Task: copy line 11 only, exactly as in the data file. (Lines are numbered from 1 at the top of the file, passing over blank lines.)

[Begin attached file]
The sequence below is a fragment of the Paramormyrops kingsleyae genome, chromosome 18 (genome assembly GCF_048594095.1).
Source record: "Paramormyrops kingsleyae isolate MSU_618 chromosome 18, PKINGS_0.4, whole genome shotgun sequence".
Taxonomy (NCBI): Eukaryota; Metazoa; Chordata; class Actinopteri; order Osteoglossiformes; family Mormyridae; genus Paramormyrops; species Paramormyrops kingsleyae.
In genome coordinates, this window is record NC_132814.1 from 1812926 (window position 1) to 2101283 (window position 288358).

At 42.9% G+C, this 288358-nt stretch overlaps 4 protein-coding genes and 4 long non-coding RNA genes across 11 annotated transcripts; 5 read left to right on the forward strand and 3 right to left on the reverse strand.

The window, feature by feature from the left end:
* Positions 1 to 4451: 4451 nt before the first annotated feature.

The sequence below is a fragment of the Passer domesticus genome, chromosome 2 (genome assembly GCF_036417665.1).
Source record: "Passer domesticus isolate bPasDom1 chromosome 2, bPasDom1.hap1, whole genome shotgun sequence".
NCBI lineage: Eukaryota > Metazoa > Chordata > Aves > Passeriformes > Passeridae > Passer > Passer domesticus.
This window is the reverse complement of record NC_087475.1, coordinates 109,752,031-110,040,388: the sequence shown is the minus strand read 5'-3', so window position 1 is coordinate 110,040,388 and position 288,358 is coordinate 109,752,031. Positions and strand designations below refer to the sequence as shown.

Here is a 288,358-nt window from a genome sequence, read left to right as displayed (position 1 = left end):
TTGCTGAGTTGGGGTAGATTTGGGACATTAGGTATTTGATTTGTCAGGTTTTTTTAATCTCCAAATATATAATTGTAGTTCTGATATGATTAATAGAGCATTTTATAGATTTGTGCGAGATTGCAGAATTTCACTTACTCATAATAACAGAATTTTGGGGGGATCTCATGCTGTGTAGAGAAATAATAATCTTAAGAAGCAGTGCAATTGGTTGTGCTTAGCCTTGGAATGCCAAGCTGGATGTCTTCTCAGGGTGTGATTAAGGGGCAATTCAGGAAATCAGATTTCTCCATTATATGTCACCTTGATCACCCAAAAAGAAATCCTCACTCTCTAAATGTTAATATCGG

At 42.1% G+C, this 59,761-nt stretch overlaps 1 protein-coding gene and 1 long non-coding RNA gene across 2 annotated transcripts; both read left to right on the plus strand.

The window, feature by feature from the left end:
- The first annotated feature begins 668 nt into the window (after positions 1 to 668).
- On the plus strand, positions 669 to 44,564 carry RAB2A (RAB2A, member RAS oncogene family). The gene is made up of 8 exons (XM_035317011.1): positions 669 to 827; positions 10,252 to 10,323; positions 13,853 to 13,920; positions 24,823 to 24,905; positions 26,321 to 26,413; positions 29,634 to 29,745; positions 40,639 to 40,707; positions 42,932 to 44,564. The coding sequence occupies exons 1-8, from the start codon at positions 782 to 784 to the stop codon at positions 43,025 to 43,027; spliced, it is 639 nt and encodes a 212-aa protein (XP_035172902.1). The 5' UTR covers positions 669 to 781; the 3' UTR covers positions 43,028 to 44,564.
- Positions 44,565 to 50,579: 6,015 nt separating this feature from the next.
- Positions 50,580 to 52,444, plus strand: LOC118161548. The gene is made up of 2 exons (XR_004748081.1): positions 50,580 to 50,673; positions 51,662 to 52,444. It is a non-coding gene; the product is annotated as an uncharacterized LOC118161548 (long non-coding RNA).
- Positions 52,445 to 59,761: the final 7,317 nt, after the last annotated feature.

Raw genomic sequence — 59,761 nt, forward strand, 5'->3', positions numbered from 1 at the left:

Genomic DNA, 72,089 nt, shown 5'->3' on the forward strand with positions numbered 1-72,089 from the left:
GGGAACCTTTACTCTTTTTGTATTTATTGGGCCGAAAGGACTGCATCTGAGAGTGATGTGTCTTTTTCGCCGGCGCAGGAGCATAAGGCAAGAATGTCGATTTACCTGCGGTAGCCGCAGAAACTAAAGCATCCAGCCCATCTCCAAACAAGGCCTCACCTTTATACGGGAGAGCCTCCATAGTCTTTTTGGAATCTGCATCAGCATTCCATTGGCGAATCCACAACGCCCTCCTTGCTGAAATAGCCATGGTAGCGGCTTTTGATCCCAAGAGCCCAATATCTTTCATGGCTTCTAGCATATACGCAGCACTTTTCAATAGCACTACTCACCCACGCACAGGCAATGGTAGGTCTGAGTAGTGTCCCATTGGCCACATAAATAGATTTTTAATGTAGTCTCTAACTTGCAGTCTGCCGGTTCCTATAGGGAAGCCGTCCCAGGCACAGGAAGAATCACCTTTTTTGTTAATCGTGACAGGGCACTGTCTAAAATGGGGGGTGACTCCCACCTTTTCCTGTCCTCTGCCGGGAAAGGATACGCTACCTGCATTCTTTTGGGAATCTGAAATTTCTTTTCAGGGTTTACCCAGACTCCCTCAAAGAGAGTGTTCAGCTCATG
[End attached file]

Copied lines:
This window is the reverse complement of record NC_087475.1, coordinates 109,752,031-110,040,388: the sequence shown is the minus strand read 5'-3', so window position 1 is coordinate 110,040,388 and position 288,358 is coordinate 109,752,031. Positions and strand designations below refer to the sequence as shown.